The “second generation” DMD has a mirror that is elevated above a yoke. The yoke is suspended over the addressing circuitry by torsion hinges. An electrostatic force is generated between the elevated mirror and an elevated electrode. The mirror and the yoke rotate, but it is the yoke that comes into contact with a landing electrode. The following patents describe this second generation of DMDs: U.S. Pat. Nos. 5,083,857; 5,600,383; and 5,535,047.
One aspect of the invention is a DMD type spatial light modulator fabricated on a substrate. The substrate contains memory and control circuitry for addressing the pixels of the DMD. Each pixel has addressing circuitry comprising a first portion that is proximate the substrate and a second portion elevated above the substrate. In one embodiment, the first portion of the addressing circuitry has electrodes on a metallization layer, and the second portion has electrodes at an elevated yoke layer. A yoke is supported over the addressing circuitry first portion. At least one hinge is connected to the yoke and supports the yoke. The hinge permits tilting of the yoke in response to electrostatic addressing. A mirror is elevated above and supported by the yoke, and is mirror positioned over the elevated addressing circuitry second portion.
At each leading edge of the yoke, a pair of springtips are operable to land on the addressing circuitry first portion. The spacing between the springtips of each springtip pair, the length of the springtips, and the height of the yoke are increased for “optimal performance”. This optimal performance provides greater clearance between the addressing circuitry first portion and the leading edge of the yoke without significant comprise to the electrostatic performance.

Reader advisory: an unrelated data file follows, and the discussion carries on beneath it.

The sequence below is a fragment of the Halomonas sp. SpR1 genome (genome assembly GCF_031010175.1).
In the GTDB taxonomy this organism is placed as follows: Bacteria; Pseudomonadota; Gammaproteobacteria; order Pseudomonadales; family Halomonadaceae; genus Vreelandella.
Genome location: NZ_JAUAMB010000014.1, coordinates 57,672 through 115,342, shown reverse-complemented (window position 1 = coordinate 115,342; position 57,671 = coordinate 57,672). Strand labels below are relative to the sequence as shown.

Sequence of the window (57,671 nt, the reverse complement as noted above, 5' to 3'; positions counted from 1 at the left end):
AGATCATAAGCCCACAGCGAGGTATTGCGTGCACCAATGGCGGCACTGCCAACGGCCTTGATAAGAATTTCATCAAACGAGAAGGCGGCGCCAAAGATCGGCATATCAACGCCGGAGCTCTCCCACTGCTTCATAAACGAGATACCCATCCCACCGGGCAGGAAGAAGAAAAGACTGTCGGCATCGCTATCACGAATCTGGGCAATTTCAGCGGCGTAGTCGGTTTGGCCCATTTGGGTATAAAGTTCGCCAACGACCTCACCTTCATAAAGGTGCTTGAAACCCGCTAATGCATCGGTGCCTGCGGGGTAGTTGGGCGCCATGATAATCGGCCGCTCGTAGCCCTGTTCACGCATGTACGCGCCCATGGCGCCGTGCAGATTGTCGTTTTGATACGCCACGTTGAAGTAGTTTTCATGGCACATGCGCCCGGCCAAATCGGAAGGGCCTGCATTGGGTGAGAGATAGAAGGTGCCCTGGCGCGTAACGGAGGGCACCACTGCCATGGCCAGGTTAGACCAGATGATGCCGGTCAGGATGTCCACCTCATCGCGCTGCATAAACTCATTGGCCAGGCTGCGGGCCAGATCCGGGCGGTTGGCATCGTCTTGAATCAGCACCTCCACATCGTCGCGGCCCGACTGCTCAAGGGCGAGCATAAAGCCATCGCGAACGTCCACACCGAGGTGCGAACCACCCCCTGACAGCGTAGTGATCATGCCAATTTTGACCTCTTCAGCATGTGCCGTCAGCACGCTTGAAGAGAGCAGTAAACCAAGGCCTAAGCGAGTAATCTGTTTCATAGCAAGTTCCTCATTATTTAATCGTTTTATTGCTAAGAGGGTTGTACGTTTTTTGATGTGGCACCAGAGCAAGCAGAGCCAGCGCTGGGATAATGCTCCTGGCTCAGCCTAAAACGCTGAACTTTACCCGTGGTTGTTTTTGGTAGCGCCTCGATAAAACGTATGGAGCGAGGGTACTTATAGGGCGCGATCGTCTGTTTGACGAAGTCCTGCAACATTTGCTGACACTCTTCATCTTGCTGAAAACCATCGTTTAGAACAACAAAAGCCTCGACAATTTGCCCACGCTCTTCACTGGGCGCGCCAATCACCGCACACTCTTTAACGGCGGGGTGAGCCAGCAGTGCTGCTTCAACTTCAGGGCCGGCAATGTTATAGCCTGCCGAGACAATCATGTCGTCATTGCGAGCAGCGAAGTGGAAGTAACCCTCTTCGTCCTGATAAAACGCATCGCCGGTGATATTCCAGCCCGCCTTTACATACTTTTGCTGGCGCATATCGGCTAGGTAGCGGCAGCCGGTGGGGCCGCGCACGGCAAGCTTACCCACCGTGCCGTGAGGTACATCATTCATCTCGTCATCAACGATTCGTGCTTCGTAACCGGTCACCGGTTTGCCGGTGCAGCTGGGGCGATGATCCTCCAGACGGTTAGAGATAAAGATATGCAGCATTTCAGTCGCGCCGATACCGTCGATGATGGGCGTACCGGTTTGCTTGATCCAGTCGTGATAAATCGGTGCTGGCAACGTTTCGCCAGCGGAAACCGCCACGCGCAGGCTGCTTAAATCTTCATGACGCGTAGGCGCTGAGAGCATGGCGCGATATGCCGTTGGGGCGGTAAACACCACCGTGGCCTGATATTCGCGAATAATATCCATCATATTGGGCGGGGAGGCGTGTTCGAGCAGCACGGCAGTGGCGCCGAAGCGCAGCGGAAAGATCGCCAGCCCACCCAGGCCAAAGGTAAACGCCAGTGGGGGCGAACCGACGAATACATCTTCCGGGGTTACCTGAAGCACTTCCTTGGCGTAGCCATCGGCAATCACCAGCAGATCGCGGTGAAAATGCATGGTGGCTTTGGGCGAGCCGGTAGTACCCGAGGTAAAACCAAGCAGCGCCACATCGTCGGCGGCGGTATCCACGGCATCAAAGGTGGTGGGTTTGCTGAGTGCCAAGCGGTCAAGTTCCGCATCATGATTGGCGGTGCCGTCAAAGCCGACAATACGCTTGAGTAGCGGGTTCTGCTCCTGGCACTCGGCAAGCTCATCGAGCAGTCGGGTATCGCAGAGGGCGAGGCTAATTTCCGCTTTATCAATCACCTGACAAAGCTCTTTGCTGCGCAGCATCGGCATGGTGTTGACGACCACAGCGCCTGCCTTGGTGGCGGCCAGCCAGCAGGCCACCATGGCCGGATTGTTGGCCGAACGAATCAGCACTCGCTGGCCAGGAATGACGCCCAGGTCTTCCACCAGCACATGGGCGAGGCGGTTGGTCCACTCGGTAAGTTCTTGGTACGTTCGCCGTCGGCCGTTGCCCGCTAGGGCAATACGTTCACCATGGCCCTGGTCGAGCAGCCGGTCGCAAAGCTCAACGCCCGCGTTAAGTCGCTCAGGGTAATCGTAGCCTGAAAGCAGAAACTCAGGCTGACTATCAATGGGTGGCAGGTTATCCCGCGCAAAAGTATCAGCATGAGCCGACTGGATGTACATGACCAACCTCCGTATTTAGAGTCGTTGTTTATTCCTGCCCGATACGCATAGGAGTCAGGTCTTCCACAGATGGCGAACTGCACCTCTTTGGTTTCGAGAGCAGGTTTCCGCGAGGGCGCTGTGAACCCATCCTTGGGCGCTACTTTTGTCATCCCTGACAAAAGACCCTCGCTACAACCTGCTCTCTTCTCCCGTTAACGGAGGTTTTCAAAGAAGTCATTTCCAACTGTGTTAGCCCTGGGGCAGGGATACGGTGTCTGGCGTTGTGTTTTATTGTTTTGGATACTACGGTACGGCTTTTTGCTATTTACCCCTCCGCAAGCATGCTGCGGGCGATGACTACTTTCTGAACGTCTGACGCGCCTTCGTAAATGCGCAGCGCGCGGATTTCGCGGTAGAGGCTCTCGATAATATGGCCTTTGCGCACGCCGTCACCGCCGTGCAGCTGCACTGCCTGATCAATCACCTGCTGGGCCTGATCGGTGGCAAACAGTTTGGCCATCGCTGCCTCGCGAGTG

As explained in further detail below, one advantage of the invention is that it reduces the likelihood of shorting between the yoke and the underlying metallization layer when the mirror is fully landed on the metallization layer. Additional features of the pixel improve the contrast ratio of images generated by the DMD mirror array.
FIG. 1 is an exploded view of a single pixel of a DMD array in accordance with the invention.
FIGS. 2A and 2B illustrate an “old” and a “new” version of the yoke layer, respectively.
FIGS. 3A and 3B are a second illustration of the “old” and the “new” version of the yoke layer.
FIGS. 4A and 4B illustrate an “old” and a “new” version of the hinge.
FIGS. 5A and 5B illustrate an “old” and a “new” version of the metallization layer.
FIGS. 6-11 illustrate the process of fabricating the DMD.
The following description describes various modifications to a spatial light modulator of the type manufactured by Texas Instruments Incorporated. In particular, the modifications are to a “hidden hinge” type digital micromirror device (DMD).
As explained in the Background, the basic design of the DMD that is the subject of this description is sometimes referred to as the “hidden hinge” DMD because its pixel have their mirrors elevated over a yoke. The “second generation” U.S. Patents referenced in the Background describe various aspects of the hidden hinge DMD and are incorporated by reference herein.